Gardening

How to plant vanilla

Vanilla planifolia

The vanilla is a climbing orchid native to Mexico that can reach over 10 meters in length. Its fruits are pods 10 to 25 cm long and 5 to 15 mm in diameter, each containing a large number of tiny seeds. It is the cured pods of the vanilla, whole or reduced to powder, or the extract obtained from them, that make up the natural vanilla.

Natural vanilla contains more than a hundred aromatic compounds, the main one being vanillin. Artificial vanilla, in contrast, is composed only of synthetic vanillin diluted in a solution.

Vanilla is the only edible fruit of orchids, the largest family of flowering plants. Although there are other species in the Vanilla genus that can supply natural vanilla, the Vanilla planifolia species is the most cultivated and the one with the highest vanillin content in the pods.

Climate

The most suitable regions for its cultivation have average temperatures above 21 ° C throughout the year, with regular rainfall and high relative humidity.

Brightness

It needs to be cultivated with partial shading.

Ground

The soil must be well drained, light, fertile and very rich in organic matter, which must completely cover the soil, forming a layer of plant material.

Irrigation

Irrigate in order to keep the soil always moist for most of the year, but without being soaked. A drier period of approximately one or two months is necessary to induce flowering.

Planting

Vanilla seeds are generally not viable and plants from seeds take a long time to start flowering, so planting is normally done by cutting. The branches that will be planted must be 30 to 100 cm long or more (the bigger the piece of branch, the faster the plant will start to bloom), with one to three nodes of the stem being buried in the soil. The leaves of the part of the stem that will be buried must be removed (there is a leaf in each node).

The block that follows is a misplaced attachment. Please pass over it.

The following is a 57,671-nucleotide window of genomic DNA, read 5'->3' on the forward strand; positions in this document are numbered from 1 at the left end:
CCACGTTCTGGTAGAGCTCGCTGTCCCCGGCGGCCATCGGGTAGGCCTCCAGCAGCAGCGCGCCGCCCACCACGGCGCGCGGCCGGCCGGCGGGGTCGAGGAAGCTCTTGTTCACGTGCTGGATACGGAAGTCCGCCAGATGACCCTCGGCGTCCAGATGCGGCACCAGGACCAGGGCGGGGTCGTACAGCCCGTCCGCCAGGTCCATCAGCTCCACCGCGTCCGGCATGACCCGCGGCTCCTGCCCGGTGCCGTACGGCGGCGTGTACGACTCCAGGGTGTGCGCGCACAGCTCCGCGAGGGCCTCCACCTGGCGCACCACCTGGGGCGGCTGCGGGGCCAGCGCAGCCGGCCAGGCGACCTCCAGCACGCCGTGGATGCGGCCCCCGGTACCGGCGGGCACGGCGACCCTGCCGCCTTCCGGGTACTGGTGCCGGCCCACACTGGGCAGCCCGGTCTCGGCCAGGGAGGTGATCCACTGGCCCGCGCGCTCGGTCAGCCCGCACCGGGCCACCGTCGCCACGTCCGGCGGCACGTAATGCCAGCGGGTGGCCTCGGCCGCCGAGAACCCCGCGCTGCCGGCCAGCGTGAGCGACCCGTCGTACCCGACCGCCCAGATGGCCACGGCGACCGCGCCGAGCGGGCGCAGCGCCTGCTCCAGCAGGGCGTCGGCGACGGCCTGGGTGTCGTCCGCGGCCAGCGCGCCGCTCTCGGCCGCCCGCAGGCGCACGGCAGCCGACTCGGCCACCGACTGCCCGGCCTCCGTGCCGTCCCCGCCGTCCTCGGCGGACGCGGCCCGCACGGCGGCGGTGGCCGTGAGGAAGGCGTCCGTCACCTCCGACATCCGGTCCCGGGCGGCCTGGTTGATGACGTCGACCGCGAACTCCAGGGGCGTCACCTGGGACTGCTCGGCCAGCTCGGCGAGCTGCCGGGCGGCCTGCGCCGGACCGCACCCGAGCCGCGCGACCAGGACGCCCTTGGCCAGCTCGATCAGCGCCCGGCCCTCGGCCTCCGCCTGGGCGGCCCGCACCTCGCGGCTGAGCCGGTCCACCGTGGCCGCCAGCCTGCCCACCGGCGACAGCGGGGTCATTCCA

As the vanilla tree is a vine, supports are needed for its growth, which can be wooden poles with a height of 1.5 m in relation to the ground, or they can be trees. The spacing between plants can vary from 1 to 3 m. However, small spacing can make it difficult to treat crops and fight pests and diseases.

The planting can be done in the final place, opening pits beside the supports or trees that will be used as support. Planting can also be done in pots or bags for seedlings, and the transplant is done after the branches take root. Rooting and starting to grow a branch usually takes 4 to 6 weeks.

Cultivation

Between the vertical supports, be they stakes or trees, are horizontally arranged, wooden logs, beams or poles, at a height of 1.5 m. If planting is done next to trees, the vanilla must have its vertical growth restricted, pulling the plant carefully to the horizontal support. This is necessary to keep the plant at a height where it can be easily handled.